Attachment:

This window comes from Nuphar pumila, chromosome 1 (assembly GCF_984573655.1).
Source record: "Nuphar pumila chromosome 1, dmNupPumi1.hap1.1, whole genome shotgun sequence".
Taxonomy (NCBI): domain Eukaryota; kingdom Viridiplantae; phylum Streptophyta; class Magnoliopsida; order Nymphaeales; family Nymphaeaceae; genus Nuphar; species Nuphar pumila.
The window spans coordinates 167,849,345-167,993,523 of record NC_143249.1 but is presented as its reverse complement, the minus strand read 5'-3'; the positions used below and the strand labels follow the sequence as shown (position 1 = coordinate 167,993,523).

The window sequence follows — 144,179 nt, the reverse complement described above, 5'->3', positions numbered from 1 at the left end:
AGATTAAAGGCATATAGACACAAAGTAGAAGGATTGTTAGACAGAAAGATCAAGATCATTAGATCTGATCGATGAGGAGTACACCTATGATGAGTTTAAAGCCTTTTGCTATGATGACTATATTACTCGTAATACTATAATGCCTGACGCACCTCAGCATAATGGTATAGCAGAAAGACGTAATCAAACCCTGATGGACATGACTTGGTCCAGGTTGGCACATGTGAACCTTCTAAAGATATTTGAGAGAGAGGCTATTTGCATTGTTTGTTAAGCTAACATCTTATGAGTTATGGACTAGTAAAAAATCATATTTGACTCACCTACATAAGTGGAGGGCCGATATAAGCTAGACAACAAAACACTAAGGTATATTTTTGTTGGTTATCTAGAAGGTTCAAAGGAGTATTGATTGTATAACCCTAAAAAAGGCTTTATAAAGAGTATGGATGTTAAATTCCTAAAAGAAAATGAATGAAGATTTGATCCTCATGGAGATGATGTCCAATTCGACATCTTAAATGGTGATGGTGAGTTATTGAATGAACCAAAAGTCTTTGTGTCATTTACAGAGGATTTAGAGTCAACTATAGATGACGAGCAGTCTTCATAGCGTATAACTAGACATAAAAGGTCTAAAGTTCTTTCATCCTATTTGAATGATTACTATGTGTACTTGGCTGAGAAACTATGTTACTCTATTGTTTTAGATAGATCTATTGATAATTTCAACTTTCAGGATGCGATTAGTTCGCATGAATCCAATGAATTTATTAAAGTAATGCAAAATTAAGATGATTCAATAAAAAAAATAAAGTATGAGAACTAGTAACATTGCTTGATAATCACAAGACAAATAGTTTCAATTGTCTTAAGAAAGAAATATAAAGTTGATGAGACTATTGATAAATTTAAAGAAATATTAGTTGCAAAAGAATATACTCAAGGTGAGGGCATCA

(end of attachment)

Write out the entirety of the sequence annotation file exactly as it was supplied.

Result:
This window comes from Nuphar pumila, chromosome 1 (assembly GCF_984573655.1).
Source record: "Nuphar pumila chromosome 1, dmNupPumi1.hap1.1, whole genome shotgun sequence".
Taxonomy (NCBI): domain Eukaryota; kingdom Viridiplantae; phylum Streptophyta; class Magnoliopsida; order Nymphaeales; family Nymphaeaceae; genus Nuphar; species Nuphar pumila.
The window spans coordinates 167,849,345-167,993,523 of record NC_143249.1 but is presented as its reverse complement, the minus strand read 5'-3'; the positions used below and the strand labels follow the sequence as shown (position 1 = coordinate 167,993,523).

The window sequence follows — 144,179 nt, the reverse complement described above, 5'->3', positions numbered from 1 at the left end:
AGATTAAAGGCATATAGACACAAAGTAGAAGGATTGTTAGACAGAAAGATCAAGATCATTAGATCTGATCGATGAGGAGTACACCTATGATGAGTTTAAAGCCTTTTGCTATGATGACTATATTACTCGTAATACTATAATGCCTGACGCACCTCAGCATAATGGTATAGCAGAAAGACGTAATCAAACCCTGATGGACATGACTTGGTCCAGGTTGGCACATGTGAACCTTCTAAAGATATTTGAGAGAGAGGCTATTTGCATTGTTTGTTAAGCTAACATCTTATGAGTTATGGACTAGTAAAAAATCATATTTGACTCACCTACATAAGTGGAGGGCCGATATAAGCTAGACAACAAAACACTAAGGTATATTTTTGTTGGTTATCTAGAAGGTTCAAAGGAGTATTGATTGTATAACCCTAAAAAAGGCTTTATAAAGAGTATGGATGTTAAATTCCTAAAAGAAAATGAATGAAGATTTGATCCTCATGGAGATGATGTCCAATTCGACATCTTAAATGGTGATGGTGAGTTATTGAATGAACCAAAAGTCTTTGTGTCATTTACAGAGGATTTAGAGTCAACTATAGATGACGAGCAGTCTTCATAGCGTATAACTAGACATAAAAGGTCTAAAGTTCTTTCATCCTATTTGAATGATTACTATGTGTACTTGGCTGAGAAACTATGTTACTCTATTGTTTTAGATAGATCTATTGATAATTTCAACTTTCAGGATGCGATTAGTTCGCATGAATCCAATGAATTTATTAAAGTAATGCAAAATTAAGATGATTCAATAAAAAAAATAAAGTATGAGAACTAGTAACATTGCTTGATAATCACAAGACAAATAGTTTCAATTGTCTTAAGAAAGAAATATAAAGTTGATGAGACTATTGATAAATTTAAAGAAATATTAGTTGCAAAAGAATATACTCAAGGTGAGGGCATCA